Results Women and doctors from ethnic minorities were substantially under-represented among award holders when no account was taken of potential confounding factors. Differences diminished after multivariate analysis, but some remained significant. For example, the adjusted odds ratio of women holding awards compared with men was 0.69 (95% confidence interval 0.59 to 0.82) for any award and 1.37 (0.86 to 2.20) for Aplus awards; the odds ratio for any award for non-white doctors trained abroad compared with white doctors trained in the United Kingdom was 0.45 (0.37 to 0.56). In the last five years studied the adjusted ratio of women to men was 0.94 (0.79 to 1.10) for B awards and 1.54 (0.85 to 2.83) for Aplus awards. The adjusted ratio for non-white British trained consultants was 0.86 (0.62 to 1.17) for B awards and 1.20 (0.37 to 3.87) for Aplus awards; for non-white consultants trained abroad it was 0.68 (0.54 to 0.85) for B awards and 0.69 (0.15 to 3.10) for Aplus awards; and for white consultants trained abroad it was 0.70 (0.54 to 0.91) for B awards and 0.90 (0.38 to 2.15) for Aplus awards.
Conclusion Historical under-representation in award holding by women and doctors from ethnic minorities was partly explained by time spent as a consultant. Recent awards showed no under-representation of women and no appreciable under-representation of ethnic minorities overall. However, doctors who trained abroad—both white and non-white—remained under-represented for B awards.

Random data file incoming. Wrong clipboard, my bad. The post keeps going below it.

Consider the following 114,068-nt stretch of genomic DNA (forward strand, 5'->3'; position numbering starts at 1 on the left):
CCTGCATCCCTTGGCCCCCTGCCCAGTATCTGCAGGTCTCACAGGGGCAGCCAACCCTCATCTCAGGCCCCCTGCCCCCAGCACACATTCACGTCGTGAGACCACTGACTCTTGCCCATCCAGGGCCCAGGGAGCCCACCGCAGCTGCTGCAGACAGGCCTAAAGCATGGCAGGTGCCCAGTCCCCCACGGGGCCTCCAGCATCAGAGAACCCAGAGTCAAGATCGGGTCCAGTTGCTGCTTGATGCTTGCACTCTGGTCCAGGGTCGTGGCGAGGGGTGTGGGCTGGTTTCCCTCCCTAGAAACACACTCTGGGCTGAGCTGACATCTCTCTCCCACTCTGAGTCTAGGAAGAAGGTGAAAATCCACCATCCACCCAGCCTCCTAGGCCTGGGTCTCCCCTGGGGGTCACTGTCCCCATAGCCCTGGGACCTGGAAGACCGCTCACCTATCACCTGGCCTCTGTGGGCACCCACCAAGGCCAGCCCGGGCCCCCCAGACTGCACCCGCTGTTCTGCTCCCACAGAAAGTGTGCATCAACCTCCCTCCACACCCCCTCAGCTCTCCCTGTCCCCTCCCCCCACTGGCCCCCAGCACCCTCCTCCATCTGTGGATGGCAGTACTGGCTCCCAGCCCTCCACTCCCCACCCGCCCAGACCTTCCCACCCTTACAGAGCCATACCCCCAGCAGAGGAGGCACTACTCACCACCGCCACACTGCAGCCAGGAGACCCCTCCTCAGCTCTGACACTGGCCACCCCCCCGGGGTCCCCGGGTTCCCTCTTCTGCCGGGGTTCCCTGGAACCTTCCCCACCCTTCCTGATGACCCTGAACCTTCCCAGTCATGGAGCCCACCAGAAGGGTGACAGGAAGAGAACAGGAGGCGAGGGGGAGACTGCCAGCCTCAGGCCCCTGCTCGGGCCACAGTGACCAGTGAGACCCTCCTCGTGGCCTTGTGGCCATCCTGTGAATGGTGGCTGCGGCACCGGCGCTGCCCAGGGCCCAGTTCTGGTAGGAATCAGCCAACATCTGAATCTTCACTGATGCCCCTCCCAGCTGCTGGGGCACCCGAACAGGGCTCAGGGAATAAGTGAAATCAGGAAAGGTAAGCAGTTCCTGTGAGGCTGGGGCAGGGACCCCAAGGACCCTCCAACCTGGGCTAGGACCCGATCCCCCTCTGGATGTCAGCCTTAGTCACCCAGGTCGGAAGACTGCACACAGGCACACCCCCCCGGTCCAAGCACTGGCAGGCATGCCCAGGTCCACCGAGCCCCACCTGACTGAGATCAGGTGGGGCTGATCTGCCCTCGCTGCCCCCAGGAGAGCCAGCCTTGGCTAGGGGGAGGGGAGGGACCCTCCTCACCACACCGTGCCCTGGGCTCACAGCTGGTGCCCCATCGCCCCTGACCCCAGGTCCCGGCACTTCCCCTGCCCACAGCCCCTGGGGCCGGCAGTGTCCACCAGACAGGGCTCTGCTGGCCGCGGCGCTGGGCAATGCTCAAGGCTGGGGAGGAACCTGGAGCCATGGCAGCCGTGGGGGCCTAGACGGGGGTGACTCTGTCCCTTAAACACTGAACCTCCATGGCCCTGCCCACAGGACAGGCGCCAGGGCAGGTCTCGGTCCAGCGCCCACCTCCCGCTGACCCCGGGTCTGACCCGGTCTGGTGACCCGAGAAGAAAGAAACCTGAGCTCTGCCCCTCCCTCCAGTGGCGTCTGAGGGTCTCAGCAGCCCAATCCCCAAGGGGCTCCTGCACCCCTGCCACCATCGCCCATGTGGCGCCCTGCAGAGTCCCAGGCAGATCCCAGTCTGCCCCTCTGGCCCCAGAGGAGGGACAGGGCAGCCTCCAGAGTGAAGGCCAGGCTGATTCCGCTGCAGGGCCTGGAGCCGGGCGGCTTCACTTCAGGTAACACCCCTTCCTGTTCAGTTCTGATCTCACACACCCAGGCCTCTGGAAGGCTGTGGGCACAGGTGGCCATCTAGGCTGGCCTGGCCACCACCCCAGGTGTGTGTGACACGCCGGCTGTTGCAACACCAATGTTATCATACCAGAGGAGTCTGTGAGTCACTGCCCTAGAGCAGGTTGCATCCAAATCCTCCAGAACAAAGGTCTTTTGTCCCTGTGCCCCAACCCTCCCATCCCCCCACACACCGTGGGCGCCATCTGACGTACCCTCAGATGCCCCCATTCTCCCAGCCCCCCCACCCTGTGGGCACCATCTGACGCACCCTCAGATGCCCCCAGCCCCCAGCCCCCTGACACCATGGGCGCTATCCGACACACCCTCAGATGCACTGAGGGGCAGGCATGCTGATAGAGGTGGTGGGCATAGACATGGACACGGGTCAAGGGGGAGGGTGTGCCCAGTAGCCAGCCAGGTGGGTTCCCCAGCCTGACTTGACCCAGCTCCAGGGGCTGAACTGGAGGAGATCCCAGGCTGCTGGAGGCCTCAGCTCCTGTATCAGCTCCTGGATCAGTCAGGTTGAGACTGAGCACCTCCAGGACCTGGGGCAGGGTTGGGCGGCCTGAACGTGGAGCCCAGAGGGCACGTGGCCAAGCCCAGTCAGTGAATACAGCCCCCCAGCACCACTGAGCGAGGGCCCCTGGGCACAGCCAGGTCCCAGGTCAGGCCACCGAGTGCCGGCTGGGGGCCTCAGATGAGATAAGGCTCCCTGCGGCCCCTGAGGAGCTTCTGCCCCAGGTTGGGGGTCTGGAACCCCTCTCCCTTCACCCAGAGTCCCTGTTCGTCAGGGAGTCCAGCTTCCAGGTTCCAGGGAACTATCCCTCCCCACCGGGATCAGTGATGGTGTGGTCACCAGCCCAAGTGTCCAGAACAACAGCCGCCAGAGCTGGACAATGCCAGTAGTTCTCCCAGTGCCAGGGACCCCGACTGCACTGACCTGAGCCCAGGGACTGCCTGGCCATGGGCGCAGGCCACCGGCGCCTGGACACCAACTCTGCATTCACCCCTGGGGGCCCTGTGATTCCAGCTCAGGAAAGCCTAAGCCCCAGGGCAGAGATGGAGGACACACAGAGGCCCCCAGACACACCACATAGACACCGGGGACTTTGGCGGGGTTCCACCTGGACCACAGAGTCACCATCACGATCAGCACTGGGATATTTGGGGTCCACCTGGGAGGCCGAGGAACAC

BACKGROUND: In recent years there have been difficulties with recruitment in the United Kingdom (UK) to principalships in general practice. AIM: To compare recruitment trends in cohorts defined by year of qualification and to report attitudes of young doctors about the attractiveness of a career in general practice. DESIGN OF STUDY: Cohort studies. SETTING: UK medical qualifiers in the years 1974, 1977, 1983, 1988, 1993, and 1996. METHOD: Postal questionnaire surveys conductedfrom 1975 to 1999. RESULTS: Five years after qualification, 23.8% of 1993 qualifiers were in UK general practice, compared with 25.9% and 32.8% of 1988 and 1983 qualifiers respectively. Six per cent of responders in the 1993 cohort were general practitioner (GP) principals, compared with 10% of the 1988 cohort and 20% of the 1983 cohort. Ten years after qualification, 37.7% of 1988 qualifiers and 42.7% of 1983 qualifiers were in UK general practice. Older GPs had lower job satisfaction than their contemporaries in hospital practice, while younger GPs were more satisfied than younger hospital doctors with the time available for leisure. Although young doctors are less inclined to enter general practice nowadays, over haf of the 1996 qualifiers, when surveyed in 1999, actually regarded general practice as a more attractive career than hospital practice. CONCLUSION: Patterns of entry into and commitment to UK general practice are changing. Fewer young doctors are choosing and entering general practice and early commitment to full-time principalships is falling. The 1996 cohort, however, took an encouragingly positive view of the attractiveness of careers in general practice.